Dr Libby says …

People regularly share that once they start eating something sweet, it feels impossible to stop. Or, that when they try to reduce their sugar intake, their tastebuds have other plans. Often, they feel ashamed of this and berate themselves for eating more than intended. However, it’s not a lack of willpower driving this.
There are biochemical reasons why sugary foods and drinks are so desirable and why it can feel so hard to stop after a small taste.

Humans have grown to love the sweet stuff. Historically, bitter foods were dangerous, sometimes poisonous, but sugar is rich in energy and provides the fuel that our brains need.

In recent decades, food has been more abundant. Yet, it wasn’t that long ago that food shortages were a key threat to our survival. In a world where food may be scarce, it makes sense for us to be drawn to, seek out and eat more of the sugary, quick and energy-filling foods.

In today’s world, with an abundance of processed foods high in concentrated sugars, this evolutionary quirk has negative consequences. Dopamine is released in our brain when we consume sugary foods and drinks, signalling our brain’s reward system. Consistently over consuming sugar means constant activation and our brain adapts. We build up a tolerance which might be why you find yourself desiring more and more sugar for that feel-good response.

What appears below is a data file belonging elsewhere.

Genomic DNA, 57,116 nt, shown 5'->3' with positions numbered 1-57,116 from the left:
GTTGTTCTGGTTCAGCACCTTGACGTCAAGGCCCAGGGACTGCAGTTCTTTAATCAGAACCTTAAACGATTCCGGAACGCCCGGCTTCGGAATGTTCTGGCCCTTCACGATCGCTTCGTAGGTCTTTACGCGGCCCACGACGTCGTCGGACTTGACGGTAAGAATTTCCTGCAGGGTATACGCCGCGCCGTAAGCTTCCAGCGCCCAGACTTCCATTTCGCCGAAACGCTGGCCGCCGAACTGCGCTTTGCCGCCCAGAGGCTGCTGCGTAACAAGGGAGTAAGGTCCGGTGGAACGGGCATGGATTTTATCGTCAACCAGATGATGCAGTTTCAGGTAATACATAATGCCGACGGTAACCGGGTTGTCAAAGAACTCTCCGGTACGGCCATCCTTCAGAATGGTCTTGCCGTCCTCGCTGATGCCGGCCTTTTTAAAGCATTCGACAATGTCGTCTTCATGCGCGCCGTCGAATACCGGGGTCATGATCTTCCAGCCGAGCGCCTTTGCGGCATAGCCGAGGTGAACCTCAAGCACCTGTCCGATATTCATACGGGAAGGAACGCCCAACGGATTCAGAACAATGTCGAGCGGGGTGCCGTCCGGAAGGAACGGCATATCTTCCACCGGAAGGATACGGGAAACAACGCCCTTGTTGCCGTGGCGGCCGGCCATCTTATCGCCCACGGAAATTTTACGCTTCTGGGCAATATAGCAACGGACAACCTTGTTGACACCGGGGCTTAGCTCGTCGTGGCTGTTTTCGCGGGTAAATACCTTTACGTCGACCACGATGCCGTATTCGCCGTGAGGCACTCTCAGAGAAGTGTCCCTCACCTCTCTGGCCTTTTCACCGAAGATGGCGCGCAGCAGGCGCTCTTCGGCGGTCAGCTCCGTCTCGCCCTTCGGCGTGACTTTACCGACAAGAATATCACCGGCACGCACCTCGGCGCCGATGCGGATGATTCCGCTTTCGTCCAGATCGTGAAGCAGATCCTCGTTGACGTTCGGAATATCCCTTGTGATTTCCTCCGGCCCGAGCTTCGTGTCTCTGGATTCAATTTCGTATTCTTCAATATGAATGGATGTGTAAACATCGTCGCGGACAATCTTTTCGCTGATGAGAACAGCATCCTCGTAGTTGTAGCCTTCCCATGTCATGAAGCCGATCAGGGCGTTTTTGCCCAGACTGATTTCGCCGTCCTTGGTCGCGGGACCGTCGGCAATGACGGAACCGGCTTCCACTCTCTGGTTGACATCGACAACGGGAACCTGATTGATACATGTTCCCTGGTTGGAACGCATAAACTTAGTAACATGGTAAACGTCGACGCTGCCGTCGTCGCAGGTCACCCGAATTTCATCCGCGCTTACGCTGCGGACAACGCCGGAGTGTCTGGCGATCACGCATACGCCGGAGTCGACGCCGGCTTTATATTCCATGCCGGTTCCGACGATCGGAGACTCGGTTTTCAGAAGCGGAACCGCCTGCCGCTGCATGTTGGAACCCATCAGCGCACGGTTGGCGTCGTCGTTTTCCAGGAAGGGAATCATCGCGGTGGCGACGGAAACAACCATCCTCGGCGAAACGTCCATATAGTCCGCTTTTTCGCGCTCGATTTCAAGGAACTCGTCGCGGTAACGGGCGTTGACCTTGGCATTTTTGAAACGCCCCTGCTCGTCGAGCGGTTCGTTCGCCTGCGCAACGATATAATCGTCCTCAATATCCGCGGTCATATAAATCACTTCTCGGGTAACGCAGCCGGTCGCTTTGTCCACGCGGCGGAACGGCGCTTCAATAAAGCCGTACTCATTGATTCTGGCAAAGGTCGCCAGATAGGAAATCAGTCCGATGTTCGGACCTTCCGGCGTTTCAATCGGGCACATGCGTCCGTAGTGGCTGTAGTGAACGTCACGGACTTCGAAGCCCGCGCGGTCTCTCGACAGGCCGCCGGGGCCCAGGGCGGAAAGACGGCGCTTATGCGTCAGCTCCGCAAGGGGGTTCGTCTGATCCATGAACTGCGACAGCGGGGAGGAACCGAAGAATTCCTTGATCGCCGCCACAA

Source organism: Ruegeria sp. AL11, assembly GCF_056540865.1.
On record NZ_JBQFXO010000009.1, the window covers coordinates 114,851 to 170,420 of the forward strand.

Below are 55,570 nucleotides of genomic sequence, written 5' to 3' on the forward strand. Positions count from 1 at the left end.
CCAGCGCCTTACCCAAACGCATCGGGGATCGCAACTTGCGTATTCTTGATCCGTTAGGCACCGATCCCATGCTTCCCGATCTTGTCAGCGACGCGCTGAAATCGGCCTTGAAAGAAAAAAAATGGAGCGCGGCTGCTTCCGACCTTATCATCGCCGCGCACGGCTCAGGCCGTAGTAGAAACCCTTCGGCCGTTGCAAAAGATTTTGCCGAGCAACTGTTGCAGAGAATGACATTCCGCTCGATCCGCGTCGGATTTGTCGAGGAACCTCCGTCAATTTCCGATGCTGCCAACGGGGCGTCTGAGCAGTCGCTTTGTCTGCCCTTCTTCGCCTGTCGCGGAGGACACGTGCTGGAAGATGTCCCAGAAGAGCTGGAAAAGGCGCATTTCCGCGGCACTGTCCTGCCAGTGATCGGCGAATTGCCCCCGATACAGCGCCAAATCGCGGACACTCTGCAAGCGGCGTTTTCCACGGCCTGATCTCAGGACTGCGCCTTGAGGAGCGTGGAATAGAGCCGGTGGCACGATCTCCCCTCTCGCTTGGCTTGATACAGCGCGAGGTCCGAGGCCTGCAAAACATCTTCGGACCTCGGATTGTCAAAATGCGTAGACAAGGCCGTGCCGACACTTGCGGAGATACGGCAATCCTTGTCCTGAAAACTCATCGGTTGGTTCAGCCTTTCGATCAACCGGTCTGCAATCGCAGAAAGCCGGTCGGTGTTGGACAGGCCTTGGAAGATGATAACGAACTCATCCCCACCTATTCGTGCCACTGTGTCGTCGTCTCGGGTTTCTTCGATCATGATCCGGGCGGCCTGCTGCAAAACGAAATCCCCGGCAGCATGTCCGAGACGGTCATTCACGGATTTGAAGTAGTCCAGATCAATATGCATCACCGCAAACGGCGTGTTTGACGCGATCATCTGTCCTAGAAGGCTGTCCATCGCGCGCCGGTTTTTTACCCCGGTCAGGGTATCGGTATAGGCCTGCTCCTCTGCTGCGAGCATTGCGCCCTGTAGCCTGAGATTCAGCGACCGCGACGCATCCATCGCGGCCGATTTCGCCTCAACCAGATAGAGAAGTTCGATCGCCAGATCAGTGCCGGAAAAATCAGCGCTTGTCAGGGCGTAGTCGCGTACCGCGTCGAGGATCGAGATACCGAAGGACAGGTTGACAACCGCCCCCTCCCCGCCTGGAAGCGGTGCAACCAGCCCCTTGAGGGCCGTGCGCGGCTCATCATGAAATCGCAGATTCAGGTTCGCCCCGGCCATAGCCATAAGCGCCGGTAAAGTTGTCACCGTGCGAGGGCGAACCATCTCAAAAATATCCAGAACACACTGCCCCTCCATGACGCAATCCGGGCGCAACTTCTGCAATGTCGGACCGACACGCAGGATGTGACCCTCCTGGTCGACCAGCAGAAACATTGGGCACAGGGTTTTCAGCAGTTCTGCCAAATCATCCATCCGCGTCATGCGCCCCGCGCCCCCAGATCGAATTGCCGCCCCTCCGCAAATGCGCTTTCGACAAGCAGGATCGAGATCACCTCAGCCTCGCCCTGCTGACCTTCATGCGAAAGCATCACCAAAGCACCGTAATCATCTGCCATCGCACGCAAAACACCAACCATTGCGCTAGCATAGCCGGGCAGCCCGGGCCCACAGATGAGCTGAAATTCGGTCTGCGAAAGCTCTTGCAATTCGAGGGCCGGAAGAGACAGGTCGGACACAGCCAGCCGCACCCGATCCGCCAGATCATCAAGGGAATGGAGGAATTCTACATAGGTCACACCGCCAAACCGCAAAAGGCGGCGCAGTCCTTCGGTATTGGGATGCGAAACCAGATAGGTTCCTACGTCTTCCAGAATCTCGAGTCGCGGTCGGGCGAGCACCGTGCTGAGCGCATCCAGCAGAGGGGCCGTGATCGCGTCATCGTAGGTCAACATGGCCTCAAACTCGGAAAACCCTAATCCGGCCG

The way sugar affects our brain contributes to why it can be so challenging to change our habits and reduce our sugar intake. Consider shifting your mindset to focus on increasing whole foods in your diet, rather than decreasing processed foods. Amp up your intake of leafy greens, more bitter foods can help to reduce a preference for very sweet tastes.

Getting to the heart of emotional drivers causing your excess sweet choices is a great place to start.

Sometimes, taking a break can help our brains to reset. Remember, your brain adapts when you start to over consume sugar, and there’s a period of adaptation when you reduce your intake, too. Be kind and patient to yourself, changing habits isn’t easy, but the rewards are so worth it.

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